08 Feb 2009
VERDI: La Traviata — Lisbon 1958
La Traviata: Melodramma in three acts.
Advertised in the program as the first opera written in the New World, La Púrpura de la Rosa (PR) was premiered in 1701 in Lima (Peru), but more than the historical feat, true or not, accounts for the piece’s interest.
Das Liebesverbot: Grosse komische Oper in two acts.
Opera in three acts. Words and music by Richard Wagner.
Parsifal. Bühnenweihfestspiel (“stage dedication play”) in three acts.
“German poet, dramatist and novelist. One of the most important literary and cultural figures of his age, he was recognized during his lifetime for his accomplishments of almost universal breadth. However, it is his literary works that have most consistently sustained his reputation, and that also serve to demonstrate most clearly his many-faceted relationship to music. . . .
This theme relates to operas based on the works of Friedrich von Schiller.
Here are operas based on French literature from Balzac, Hugo and beyond:
Le Cid, Opéra in 4 acts
I puritani, opera seria in three acts
Zaira, Tragedia lirica in two acts.
Athalia: Oratorio (sacred drama) in 3 acts
Lucrezia Borgia: Melodramma in a prologue and two acts.
La Esmeralda: Opéra in four acts.
Ernani: Dramma lirico in four parts.
Oberst Chabert (Colonel Chabert): Tragic opera in 3 acts.
Otello: Dramma lirico in four acts.
Music composed by Giuseppe Verdi. Libretto by Arrigo Boito after The Tragedie of Othello, the Moore of Venice by William Shakespeare.
A Midsummer Night’s Dream, a comedy in five acts with incidental music.
Le Marchand de Venise (“The Merchant of Venice”): Opéra in three acts.
Gli Equivoci (The Comedy of Errors): Opera in two acts.
Der Sturm: Opera in three acts
La Traviata: Melodramma in three acts.
Music composed by Giuseppe Verdi. Libretto by Francesco Maria Piave after La dame aux Camélias (1848) by Alexandre Dumas, fils (based on the life of Dumas’ putative mistress, Marie Duplessis (aka Alphonsine Plessis)).
First Performance: 6 March 1853, Teatro La Fenice, Venice
|Giorgio Germont, suo padre||Baritone|
|Gastone, visconte de Letorieres||Tenor|
|Giuseppe, servo di Violetta||Tenor|
|Domestico di Flora||Bass|
Setting: In and around Paris, about 1850.
The salon in Violetta’s house
Violetta Valéry, a famed courtesan, throws a lavish party at her Paris salon to celebrate her recovery from an illness. Gastone, a count, has brought with him his friend, the young nobleman Alfredo Germont, who has long adored Violetta from afar. While walking to the salon, Gastone tells Violetta that Alfredo loves her, and that while she was ill, he came to her house every day. Alfredo joins them, admitting the truth of Gastone’s remarks. Violetta replies to Alfredo, “I’m indebted to you”.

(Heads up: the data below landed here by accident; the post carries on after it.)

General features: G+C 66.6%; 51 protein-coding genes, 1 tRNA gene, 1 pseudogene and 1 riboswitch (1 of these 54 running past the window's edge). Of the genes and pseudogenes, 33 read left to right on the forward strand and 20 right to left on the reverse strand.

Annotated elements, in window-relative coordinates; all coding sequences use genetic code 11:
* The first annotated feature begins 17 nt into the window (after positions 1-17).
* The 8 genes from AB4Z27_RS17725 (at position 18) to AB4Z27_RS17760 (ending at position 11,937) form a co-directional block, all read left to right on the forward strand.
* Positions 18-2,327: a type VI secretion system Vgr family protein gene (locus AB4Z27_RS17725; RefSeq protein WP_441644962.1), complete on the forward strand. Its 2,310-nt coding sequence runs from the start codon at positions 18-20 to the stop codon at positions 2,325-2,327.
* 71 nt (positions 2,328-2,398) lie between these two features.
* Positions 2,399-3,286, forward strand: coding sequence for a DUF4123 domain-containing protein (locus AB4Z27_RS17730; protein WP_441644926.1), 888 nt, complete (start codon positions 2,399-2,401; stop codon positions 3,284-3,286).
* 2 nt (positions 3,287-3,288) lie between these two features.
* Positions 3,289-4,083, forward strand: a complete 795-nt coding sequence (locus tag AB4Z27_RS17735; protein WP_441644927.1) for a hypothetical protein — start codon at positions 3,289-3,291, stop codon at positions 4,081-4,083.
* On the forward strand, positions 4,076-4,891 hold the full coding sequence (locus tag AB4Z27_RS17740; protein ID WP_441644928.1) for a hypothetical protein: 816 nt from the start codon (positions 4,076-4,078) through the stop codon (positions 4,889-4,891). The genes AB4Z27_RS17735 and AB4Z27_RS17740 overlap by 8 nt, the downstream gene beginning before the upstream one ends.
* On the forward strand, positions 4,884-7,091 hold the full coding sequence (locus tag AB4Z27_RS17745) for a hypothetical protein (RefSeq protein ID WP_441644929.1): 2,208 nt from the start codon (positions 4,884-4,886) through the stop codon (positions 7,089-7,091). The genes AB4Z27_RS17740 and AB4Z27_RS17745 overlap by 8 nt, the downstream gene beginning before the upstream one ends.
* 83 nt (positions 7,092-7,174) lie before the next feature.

The Baron waits nearby to escort Violetta to the salon, but she walks to him saying, “You, Baron, never cared as much”. The Baron replies, “I have just known you for a year”. Violetta glares at Alfredo and says, “He just met me a minute ago!”. At the salon, the Baron is asked to give a toast, but he refuses and the crowd turns to Alfredo (Alfredo, Violetta, chorus: Libiamo ne’ lieti calici — “Drinking song”).
From the next room, the orchestra begins to play and the guests move there to dance. Violetta feels dizzy and asks the guests to go ahead and to leave her to rest for a while to recover. The Baron leaves her alone. The guests dance in the next room, while Violetta looks at her face in her mirror. She looks pale. Alfredo enters and he expresses his concern for her fragile health and later declares his love for her (Alfredo, Violetta: Un dì, felice, eterea — “The day I met you”).
At first Violetta rejects him because his love means nothing of importance to her. However, there is something about Alfredo that touches her heart. Alfredo is about to leave when she gives him a flower, telling him to return it when it has wilted. She promises to meet him the next day.
After the guests leave, Violetta wonders if Alfredo could actually be the one in her life (Violetta: Ah, fors’è lui — “Perhaps he is the one”). But she concludes that she needs freedom to live her life (Violetta: Sempre libera — “Always free”). From off stage, Alfredo’s voice is heard singing about love as he walks down the street.
Scene 1: Violetta’s country house outside Paris
Three months later, Alfredo and Violetta are living together in a peaceful country house outside Paris. Violetta has fallen in love with Alfredo and she has completely abandoned her former life. Alfredo sings of their happy life together (Alfredo: Di miei bollenti spiriti — “Wild my dream of ecstasy”). Annina, the maid, arrives from Paris, and, when questioned by Alfredo, she tells him that she went there to sell the horses, carriages and everything owned by Violetta to support their country lifestyle.